5 tips to reduce costly repairs and maintain year-round playability

Barenbrug advises greenkeepers to ‘act fast’ to save drought-torn grass

5 top tips

This summer’s relentless heat is likely to have far-reaching and costly effects on greens and fairways, if clubs don’t take action now, warns Dr David Greenshields.

Here he gives five tips for greenkeepers battling with the heatwave.

 

1. Beware a false sense of security

After a smattering of rainfall, lower-lying areas and perennial grasses (fescues, bents and ryegrass) are now greening up and demanding mowing once more.  However, high spots and areas colonised with the shallow-rooted weed-grass Poa annua are mostly dead.

After several wet summers, these bare areas in many courses are extensive, as conditions have been conducive for Poa annua to thrive.  The recent weather has redressed the balance and created a perfect opportunity to exploit.

If left alone, the bare areas will become green again, but do not mistake this for “recovery”.  The new vegetation will most likely arise from new wind-blown Poa annua seeds, or worse, moss and other weeds.  This is only a short-term fix and one that compromises playability and aesthetics.

 

2. What to do about it (and the hidden opportunity)
In dead areas, now is the time to act. Use this as an opportunity to establish drought-tolerant perennial turfgrasses, to prevent problems happening again.  Scarify and remove dead material as quickly as possible and overseed with a specialist mixture.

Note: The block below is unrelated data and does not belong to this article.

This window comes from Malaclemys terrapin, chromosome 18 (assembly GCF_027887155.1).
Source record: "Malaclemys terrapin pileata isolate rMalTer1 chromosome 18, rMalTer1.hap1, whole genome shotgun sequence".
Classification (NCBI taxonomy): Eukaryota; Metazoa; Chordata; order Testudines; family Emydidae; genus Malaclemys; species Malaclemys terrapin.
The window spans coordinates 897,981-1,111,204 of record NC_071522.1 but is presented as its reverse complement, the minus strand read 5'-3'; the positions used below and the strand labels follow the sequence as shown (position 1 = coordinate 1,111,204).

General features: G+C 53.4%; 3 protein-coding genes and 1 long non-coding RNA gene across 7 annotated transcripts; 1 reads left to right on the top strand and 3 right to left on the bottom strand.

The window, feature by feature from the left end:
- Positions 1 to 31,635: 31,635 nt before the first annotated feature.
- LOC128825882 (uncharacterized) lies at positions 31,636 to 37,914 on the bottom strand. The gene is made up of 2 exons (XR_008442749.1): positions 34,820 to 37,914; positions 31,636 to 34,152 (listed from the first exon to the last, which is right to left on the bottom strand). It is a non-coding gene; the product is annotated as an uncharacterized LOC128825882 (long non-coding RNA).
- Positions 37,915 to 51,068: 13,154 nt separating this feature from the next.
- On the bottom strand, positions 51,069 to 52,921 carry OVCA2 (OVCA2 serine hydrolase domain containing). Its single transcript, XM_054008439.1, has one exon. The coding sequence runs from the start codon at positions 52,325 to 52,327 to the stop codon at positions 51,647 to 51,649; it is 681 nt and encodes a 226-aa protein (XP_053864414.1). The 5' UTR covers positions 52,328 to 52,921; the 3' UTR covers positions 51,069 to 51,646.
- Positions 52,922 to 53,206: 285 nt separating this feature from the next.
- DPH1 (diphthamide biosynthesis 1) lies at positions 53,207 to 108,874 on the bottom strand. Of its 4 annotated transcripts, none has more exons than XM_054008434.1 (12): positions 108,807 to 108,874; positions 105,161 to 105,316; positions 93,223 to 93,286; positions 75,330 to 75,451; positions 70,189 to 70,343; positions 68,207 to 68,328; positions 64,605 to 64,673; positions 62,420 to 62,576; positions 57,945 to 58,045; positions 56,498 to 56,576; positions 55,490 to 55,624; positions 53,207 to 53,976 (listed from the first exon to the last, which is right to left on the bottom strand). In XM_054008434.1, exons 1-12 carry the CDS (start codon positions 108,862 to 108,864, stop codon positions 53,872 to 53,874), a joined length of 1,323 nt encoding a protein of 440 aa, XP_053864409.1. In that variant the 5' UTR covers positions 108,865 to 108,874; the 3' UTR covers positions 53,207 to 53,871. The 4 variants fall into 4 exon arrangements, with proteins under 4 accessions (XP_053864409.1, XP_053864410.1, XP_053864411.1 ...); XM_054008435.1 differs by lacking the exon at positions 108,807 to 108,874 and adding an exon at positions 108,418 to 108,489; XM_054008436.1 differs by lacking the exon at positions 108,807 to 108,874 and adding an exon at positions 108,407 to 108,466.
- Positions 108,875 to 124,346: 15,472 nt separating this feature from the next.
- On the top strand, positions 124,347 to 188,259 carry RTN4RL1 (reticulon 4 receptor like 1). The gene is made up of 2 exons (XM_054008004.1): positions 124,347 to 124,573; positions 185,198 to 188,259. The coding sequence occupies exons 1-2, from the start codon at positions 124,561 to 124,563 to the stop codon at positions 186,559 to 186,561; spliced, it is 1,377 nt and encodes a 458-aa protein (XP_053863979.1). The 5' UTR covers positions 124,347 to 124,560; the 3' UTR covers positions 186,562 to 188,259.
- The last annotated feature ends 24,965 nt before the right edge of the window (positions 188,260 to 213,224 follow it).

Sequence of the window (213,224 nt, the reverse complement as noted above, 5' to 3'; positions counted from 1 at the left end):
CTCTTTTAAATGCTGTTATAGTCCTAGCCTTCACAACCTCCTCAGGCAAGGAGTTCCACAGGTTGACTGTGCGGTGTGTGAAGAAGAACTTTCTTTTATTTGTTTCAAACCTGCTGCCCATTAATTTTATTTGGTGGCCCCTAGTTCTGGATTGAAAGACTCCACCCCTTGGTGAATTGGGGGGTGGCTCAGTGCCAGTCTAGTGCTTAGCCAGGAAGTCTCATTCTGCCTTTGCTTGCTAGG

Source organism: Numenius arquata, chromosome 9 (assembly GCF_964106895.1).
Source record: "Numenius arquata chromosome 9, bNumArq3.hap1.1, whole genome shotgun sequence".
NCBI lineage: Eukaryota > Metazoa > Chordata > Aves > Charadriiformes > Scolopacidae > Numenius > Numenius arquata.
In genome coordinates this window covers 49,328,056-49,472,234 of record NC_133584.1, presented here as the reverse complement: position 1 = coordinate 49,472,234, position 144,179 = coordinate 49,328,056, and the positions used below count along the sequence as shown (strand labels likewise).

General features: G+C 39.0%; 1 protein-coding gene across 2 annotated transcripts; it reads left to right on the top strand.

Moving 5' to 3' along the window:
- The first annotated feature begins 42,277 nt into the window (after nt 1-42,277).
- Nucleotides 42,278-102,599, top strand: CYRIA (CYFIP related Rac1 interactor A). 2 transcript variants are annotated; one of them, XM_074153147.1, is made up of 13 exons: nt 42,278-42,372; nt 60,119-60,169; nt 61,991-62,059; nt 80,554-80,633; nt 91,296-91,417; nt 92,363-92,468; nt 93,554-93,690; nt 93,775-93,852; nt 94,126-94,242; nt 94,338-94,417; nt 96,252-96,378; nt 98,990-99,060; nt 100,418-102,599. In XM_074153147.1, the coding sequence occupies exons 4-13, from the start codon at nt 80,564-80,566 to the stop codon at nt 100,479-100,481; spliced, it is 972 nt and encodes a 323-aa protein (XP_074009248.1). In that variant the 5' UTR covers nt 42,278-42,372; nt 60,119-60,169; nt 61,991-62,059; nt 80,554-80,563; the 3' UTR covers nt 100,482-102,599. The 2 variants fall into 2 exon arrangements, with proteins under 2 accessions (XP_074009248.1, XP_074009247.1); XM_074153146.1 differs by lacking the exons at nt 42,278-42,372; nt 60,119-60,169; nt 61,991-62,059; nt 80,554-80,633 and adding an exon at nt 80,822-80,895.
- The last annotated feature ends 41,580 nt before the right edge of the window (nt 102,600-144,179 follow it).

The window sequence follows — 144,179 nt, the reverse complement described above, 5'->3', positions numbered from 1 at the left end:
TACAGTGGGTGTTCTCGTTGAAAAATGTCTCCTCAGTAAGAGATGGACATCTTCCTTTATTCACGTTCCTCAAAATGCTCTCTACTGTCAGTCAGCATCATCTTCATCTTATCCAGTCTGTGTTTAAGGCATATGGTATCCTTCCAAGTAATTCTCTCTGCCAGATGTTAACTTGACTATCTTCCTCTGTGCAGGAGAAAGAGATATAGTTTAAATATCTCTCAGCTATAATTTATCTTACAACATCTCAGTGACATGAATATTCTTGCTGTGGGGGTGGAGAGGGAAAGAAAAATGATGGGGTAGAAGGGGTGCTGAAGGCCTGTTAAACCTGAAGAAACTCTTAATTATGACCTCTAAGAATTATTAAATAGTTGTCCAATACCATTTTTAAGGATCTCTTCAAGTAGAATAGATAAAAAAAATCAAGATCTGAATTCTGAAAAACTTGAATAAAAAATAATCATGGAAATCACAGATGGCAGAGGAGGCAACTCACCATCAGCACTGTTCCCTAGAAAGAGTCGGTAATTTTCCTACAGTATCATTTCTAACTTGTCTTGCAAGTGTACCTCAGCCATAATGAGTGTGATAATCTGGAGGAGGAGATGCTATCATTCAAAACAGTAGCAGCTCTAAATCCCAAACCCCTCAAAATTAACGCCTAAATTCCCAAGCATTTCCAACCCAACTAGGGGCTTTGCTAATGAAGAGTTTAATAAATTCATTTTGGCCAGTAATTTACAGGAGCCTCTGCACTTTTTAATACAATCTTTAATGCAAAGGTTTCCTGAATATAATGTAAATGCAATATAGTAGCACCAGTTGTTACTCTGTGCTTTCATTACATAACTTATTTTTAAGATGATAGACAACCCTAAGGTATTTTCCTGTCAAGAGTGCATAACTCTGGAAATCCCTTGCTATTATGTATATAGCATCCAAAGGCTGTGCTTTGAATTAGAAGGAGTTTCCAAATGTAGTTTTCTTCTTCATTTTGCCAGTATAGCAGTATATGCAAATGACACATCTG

Do not sit back and wait for weeds to colonise; this is a race against time to get seedlings established before winter. Overseeding with so much space for seedlings to grow (versus a wet summer with a tight sward), is going to be a lot easier for healthy, robust grass to establish.

 

3. Convincing greens committees to invest

Course managers understand this is an obvious course of action, but convincing committees that overseeding large areas can be challenging.

If budgets are prohibitive, target one or two really bad fairways and overseed these at an appropriate rate. This is a better strategy than spreading your efforts too thinly. Document the project and use it to your advantage the next time the issue arises.

Under a range of stress factors, these areas will demonstrate what can be achieved with investment. For example, ryegrass on tees and fairways will offer improved drainage in wet conditions over Poa thanks to increased root structure and less thatch build-up. On Poa-dominant greens, more bentgrass will improve year-round playability, aesthetics and disease tolerance.

 

4. Save now, pay later

If annual meadowgrass establishes between now and autumn, and we get another harsh cold winter, it will undoubtedly quickly die back again. Re-turfing before next playing season may be your only solution in this case.  Overseeding now with a hardy mixture may well save your club having to pay for more expensive repairs later.

 

5. Another drought doesn’t have to mean disaster

This summer we’ve seen lots of customers seeing the benefits of previous overseeding investment. That’s because bents, fescues and ryegrass are far more tolerant than annual meadowgrass and will recover quickly after drought. With so many courses struggling to maintain playability in this heat, and talk of an Indian summer to come, now is the time to act.

The Island Golf Club

The Island Golf Club, Ireland: After 10 weeks with no rain, Barenbrug grass springs back to life after 20ml rain on 15th July 2018.

 

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